Most of us wouldn't consider slow-moving snails to be high-metabolism creatures. But at one point in the distant past, snail metabolism sped up, says a new study of marine snails in the journal Paleobiology.
"Many of the marine snails we recognize today -- such as abalone, conchs, periwinkles and whelks -- require more than twice as much energy to survive as their ancestors did," said co-author Seth Finnegan of the California Institute of Technology.
The findings come from a new analysis of snail fossils formed one to two hundred million years ago, during a period dubbed the Marine Mesozoic Revolution.
Estimating the metabolism of an animal that lived millions of years ago isn't easy. But body size gives us a clue, the authors said. In animals alive today, animals with bigger bodies tend to have higher basal metabolic rates, they explained.
"Bigger-bodied creatures simply require more calories to carry out basic functions," Finnegan said.
By assembling a database of several thousand species of living and extinct snails, the researchers were able to compile body size measurements from the snail fossil record stretching back more than 200 million years, and compare them to physiological data from different-sized snails living today.
The overall trend? Between 200 and 80 million years ago, the resting metabolic rate of tropical marine snails more than doubled, said co-author Jonathan Payne of Stanford University.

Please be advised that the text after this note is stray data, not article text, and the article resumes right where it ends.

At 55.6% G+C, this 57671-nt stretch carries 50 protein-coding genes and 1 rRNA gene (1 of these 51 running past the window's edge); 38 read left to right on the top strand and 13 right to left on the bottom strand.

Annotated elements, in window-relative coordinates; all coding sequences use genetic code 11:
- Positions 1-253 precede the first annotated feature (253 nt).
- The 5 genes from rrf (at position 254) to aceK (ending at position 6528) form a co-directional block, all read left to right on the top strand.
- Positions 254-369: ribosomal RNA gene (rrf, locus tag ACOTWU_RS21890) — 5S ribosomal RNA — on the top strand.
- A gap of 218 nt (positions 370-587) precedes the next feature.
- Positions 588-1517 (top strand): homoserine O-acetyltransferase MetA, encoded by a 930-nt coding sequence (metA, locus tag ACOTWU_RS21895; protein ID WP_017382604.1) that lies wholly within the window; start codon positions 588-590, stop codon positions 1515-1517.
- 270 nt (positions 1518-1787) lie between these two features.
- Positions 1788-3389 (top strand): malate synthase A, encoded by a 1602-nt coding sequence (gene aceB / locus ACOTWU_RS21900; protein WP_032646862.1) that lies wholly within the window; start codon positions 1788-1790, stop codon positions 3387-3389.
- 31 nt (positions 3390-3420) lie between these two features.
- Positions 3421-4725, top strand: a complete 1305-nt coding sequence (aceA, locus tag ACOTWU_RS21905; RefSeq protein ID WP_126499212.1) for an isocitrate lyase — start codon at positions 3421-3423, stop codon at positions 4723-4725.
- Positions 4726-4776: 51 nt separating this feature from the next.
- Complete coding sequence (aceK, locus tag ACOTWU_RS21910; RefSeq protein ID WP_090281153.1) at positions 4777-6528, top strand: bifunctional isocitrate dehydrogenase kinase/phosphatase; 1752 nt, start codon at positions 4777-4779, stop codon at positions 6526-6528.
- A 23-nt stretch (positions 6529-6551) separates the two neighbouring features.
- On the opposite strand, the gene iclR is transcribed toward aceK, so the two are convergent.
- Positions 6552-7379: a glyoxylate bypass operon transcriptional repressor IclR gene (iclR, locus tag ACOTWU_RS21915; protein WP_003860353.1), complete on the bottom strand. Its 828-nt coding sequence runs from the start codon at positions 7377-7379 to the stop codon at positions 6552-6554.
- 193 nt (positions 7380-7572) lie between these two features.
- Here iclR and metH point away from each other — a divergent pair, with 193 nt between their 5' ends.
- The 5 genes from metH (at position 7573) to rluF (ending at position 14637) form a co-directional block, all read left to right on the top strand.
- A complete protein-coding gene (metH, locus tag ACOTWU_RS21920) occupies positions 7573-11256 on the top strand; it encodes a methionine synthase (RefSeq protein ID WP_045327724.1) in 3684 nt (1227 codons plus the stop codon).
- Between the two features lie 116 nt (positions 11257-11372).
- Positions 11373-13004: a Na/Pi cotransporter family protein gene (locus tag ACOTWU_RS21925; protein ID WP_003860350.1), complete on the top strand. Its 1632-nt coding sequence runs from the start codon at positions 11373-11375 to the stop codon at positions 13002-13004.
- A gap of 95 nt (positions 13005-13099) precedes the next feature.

The driving force for this change was probably diet, the authors argue. Clues from fossilized shells suggest that prior to this time, most marine snails fed on plants and decaying organic matter. Then, over time, some snails evolved to feed on each other, Finnegan explained.
"To the best our ability to tell from their fossilized remains, almost none of the snails that lived prior to the Marine Mesozoic Revolution were predatory," Finnegan said. "Then the snails that really began to diversify during this period were dominated largely by predatory groups."
The evolutionary arms race between snail predators and their prey drove them to rev up their metabolic rates, Payne explained.
"As predators evolved to be faster and stronger, and prey evolved thicker, more reinforced shells to avoid being eaten, they had to use more and more energy to survive," he said.
The next step will be to see if the same trends can be found in other animals too, the authors added.
"Marine snails are one of the most diverse groups of animals out there, but we should see the same trend in other well-preserved animals too," said co-author Craig McClain of the National Evolutionary Synthesis Center in Durham, NC.
The team's findings appear in the May 2011 issue of Paleobiology.
Matthew Kosnik of Macquarie University, New South Wales, Australia was also an author on this study.
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